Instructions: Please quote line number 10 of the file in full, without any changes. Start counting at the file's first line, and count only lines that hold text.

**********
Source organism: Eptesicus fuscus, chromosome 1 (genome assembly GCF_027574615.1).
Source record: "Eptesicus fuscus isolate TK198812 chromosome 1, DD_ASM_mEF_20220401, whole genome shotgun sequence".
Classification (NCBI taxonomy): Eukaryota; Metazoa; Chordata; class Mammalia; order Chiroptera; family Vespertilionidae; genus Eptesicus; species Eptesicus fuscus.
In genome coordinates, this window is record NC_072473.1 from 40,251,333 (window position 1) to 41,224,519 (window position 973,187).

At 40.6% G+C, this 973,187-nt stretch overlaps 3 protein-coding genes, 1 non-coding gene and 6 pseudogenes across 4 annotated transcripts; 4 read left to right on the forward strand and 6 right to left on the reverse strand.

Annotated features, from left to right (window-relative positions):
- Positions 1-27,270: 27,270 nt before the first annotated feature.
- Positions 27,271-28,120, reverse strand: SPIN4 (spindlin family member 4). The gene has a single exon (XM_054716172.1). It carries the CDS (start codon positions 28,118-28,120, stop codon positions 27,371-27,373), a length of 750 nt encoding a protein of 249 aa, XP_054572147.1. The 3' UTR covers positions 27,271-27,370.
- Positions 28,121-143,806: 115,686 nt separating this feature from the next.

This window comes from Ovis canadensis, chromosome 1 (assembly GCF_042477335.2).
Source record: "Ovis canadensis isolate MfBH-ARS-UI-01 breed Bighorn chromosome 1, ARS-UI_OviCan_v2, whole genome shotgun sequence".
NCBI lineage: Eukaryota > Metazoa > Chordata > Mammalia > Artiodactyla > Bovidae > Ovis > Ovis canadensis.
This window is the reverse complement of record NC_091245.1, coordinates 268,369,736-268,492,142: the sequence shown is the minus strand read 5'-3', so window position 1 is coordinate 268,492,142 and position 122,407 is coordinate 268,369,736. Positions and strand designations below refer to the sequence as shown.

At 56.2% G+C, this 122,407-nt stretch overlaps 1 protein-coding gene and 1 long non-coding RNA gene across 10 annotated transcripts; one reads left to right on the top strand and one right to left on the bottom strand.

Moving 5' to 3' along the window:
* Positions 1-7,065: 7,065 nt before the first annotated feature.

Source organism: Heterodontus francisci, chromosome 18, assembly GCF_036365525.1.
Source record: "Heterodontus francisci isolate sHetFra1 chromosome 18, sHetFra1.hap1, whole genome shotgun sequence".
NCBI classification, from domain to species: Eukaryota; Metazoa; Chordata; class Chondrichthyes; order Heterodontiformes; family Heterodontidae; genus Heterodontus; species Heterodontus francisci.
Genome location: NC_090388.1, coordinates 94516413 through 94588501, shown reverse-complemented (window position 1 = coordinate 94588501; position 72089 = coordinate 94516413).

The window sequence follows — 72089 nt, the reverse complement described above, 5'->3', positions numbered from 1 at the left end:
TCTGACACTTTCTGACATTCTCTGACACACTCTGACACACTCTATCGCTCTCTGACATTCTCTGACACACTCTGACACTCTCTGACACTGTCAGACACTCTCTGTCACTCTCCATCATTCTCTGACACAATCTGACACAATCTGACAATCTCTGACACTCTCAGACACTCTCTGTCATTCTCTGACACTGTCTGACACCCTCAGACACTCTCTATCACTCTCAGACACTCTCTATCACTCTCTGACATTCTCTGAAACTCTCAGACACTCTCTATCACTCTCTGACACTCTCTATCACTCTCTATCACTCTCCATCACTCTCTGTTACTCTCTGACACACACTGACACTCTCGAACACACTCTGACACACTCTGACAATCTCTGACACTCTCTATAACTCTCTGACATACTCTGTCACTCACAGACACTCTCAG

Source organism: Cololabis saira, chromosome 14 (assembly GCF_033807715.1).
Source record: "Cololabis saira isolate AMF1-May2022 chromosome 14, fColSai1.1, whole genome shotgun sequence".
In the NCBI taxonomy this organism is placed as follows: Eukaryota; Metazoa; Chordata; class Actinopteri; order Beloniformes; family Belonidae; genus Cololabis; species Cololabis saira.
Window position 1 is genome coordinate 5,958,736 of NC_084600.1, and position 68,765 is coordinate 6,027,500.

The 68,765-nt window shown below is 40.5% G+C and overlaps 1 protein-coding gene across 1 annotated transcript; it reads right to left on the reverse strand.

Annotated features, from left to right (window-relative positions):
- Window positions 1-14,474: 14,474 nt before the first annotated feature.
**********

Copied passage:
This window comes from Ovis canadensis, chromosome 1 (assembly GCF_042477335.2).